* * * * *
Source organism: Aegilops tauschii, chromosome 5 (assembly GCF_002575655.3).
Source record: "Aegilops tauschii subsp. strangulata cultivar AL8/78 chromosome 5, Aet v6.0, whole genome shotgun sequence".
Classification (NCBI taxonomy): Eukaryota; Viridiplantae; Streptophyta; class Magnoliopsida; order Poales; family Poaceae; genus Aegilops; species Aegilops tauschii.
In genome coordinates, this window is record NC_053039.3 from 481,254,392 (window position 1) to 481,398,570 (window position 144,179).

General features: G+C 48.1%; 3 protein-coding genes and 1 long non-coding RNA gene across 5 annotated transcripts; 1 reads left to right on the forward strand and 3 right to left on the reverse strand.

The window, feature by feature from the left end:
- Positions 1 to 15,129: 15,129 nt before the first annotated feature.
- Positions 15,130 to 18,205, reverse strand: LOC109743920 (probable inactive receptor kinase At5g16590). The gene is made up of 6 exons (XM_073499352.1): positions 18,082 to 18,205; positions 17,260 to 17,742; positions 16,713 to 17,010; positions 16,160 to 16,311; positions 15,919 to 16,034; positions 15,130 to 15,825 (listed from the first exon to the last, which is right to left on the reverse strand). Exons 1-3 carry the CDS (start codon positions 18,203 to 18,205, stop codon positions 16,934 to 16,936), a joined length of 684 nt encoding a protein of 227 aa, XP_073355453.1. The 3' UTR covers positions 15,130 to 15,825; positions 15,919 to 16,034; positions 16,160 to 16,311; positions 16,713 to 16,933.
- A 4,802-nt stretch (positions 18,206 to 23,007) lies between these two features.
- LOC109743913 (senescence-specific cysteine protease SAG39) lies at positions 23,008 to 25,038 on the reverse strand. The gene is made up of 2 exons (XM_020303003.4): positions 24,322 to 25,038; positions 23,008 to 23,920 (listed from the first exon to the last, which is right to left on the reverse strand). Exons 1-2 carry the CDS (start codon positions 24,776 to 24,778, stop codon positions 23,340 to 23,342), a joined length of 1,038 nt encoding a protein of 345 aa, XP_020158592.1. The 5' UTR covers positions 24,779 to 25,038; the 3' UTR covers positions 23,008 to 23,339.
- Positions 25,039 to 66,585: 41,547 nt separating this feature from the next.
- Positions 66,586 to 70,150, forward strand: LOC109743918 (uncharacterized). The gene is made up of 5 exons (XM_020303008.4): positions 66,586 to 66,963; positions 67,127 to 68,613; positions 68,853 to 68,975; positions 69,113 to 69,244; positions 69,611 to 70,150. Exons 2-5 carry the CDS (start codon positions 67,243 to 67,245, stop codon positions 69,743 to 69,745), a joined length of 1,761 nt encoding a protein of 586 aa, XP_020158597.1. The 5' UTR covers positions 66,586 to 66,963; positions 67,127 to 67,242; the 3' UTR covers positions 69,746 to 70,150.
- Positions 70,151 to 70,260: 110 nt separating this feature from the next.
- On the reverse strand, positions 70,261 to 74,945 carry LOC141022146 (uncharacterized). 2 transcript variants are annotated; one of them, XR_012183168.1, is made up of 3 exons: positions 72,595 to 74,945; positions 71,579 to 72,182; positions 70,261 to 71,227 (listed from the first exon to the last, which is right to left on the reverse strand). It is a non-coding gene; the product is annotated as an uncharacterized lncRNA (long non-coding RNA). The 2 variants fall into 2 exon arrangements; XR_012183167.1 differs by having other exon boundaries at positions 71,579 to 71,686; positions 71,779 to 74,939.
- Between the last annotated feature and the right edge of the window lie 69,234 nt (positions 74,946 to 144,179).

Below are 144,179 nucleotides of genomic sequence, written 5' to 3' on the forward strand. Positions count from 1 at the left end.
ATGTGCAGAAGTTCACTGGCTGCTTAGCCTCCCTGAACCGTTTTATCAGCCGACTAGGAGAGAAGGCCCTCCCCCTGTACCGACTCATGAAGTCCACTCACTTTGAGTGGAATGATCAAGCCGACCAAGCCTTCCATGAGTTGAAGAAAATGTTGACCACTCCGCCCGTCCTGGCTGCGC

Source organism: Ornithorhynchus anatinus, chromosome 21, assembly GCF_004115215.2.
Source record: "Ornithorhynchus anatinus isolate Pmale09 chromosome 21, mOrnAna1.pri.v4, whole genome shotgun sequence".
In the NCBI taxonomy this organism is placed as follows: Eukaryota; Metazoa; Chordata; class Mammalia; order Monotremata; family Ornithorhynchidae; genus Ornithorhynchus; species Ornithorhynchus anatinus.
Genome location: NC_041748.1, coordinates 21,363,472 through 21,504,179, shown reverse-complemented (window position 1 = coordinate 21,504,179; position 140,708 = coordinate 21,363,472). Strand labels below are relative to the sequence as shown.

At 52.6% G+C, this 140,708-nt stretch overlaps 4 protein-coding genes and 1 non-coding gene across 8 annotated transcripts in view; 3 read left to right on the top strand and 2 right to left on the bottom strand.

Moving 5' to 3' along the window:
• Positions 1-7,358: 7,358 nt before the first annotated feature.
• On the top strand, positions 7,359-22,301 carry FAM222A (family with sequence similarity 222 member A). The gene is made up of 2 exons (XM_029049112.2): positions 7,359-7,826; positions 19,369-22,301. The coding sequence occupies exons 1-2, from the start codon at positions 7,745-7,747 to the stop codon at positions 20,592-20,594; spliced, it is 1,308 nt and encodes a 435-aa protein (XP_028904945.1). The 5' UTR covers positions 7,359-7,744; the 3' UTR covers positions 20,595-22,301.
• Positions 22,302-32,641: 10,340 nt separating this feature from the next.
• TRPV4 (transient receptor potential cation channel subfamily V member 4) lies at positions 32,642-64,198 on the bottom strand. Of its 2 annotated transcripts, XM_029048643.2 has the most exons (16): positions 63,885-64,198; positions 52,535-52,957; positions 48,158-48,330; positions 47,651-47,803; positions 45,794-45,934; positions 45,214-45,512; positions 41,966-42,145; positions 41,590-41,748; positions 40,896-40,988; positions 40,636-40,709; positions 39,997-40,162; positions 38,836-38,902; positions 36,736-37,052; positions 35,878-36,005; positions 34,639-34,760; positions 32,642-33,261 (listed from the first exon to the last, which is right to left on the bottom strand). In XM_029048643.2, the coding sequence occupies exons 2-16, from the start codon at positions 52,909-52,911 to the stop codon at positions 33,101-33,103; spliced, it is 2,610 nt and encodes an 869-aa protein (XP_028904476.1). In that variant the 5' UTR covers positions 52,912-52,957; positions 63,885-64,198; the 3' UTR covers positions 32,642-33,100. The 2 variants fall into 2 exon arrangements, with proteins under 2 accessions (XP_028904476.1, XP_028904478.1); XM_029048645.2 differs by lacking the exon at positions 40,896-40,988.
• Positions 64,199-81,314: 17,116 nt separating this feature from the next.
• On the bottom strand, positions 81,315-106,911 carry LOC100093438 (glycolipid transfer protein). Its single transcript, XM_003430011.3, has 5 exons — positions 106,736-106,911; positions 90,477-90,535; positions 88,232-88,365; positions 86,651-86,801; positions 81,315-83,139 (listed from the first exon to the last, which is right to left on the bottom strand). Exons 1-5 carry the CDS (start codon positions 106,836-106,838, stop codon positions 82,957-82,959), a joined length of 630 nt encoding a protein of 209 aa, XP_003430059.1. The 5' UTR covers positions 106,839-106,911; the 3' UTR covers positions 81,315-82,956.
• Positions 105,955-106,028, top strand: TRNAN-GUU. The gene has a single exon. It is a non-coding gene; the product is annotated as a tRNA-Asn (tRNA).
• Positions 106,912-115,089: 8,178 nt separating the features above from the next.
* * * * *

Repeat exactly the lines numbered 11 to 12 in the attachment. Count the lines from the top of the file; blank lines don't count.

- Positions 25,039 to 66,585: 41,547 nt separating this feature from the next.
- Positions 66,586 to 70,150, forward strand: LOC109743918 (uncharacterized). The gene is made up of 5 exons (XM_020303008.4): positions 66,586 to 66,963; positions 67,127 to 68,613; positions 68,853 to 68,975; positions 69,113 to 69,244; positions 69,611 to 70,150. Exons 2-5 carry the CDS (start codon positions 67,243 to 67,245, stop codon positions 69,743 to 69,745), a joined length of 1,761 nt encoding a protein of 586 aa, XP_020158597.1. The 5' UTR covers positions 66,586 to 66,963; positions 67,127 to 67,242; the 3' UTR covers positions 69,746 to 70,150.